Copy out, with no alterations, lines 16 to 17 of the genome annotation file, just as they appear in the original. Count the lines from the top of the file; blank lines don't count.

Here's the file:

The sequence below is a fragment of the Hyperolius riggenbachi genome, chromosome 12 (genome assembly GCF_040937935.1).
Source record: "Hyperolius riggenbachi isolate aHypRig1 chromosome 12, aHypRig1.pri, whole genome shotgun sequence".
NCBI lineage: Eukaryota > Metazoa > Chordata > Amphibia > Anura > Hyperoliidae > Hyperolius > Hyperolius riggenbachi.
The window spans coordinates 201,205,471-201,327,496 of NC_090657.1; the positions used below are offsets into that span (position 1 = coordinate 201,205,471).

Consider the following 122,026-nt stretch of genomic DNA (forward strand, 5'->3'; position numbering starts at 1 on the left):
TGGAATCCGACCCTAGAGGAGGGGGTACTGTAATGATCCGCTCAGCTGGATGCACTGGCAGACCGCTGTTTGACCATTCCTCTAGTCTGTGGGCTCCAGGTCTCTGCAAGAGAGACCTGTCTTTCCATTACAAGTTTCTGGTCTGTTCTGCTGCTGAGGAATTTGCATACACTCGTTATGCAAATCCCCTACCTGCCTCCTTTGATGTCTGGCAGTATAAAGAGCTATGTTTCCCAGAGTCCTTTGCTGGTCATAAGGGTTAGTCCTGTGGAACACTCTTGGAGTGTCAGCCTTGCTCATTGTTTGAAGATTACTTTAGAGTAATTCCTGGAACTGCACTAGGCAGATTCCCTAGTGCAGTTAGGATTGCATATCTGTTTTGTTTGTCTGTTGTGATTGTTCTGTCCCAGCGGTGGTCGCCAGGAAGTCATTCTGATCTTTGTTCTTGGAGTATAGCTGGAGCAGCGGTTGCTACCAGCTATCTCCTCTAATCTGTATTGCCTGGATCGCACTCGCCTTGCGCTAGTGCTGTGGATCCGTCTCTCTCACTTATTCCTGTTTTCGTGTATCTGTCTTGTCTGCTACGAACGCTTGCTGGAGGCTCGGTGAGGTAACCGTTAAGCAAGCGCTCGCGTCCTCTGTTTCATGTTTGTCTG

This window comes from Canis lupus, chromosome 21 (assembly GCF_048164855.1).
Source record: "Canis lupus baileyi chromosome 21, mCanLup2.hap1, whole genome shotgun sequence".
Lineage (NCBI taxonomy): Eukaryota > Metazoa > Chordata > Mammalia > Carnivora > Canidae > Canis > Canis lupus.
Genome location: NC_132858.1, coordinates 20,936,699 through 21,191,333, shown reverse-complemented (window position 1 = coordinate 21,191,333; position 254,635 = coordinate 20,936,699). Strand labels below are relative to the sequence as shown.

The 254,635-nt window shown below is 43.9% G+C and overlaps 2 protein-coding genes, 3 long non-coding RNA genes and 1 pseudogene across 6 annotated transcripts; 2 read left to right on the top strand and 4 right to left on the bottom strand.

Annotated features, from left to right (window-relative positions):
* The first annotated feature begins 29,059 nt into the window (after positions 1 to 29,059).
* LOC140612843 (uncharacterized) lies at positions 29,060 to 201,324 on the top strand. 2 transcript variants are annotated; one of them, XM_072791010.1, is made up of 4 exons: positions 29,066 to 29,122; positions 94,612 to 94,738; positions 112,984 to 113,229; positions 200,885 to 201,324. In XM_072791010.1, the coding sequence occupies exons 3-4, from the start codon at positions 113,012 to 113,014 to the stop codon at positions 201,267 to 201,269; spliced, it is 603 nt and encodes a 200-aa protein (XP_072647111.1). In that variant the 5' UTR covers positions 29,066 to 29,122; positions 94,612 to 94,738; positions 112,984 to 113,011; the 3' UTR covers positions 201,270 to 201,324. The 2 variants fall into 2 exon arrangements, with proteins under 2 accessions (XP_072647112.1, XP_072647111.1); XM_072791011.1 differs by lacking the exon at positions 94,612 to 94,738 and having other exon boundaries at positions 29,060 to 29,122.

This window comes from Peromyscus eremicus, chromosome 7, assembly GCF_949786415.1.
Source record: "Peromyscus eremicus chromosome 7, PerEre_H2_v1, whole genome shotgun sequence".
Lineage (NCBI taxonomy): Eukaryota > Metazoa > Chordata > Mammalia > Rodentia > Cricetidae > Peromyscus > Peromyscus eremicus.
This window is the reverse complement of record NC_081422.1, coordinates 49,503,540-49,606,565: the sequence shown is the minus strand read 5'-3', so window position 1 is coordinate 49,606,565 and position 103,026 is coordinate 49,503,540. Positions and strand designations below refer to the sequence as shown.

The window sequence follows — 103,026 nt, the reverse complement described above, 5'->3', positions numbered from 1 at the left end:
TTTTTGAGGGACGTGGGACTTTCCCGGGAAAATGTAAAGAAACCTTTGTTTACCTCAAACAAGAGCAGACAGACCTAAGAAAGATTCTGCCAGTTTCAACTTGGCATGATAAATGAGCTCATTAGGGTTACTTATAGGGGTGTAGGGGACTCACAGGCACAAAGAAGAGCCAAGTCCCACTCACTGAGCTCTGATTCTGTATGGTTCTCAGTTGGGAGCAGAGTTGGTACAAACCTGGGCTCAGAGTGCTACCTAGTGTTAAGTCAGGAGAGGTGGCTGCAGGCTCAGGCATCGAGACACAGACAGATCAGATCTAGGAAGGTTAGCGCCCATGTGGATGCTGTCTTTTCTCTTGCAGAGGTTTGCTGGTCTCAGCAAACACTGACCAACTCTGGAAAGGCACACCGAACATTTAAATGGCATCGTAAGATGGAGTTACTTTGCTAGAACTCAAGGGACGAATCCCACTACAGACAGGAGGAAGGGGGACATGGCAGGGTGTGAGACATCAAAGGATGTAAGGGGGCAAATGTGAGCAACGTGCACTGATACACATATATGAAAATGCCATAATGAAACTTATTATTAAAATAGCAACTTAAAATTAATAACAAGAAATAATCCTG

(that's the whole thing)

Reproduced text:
Source record: "Peromyscus eremicus chromosome 7, PerEre_H2_v1, whole genome shotgun sequence".
Lineage (NCBI taxonomy): Eukaryota > Metazoa > Chordata > Mammalia > Rodentia > Cricetidae > Peromyscus > Peromyscus eremicus.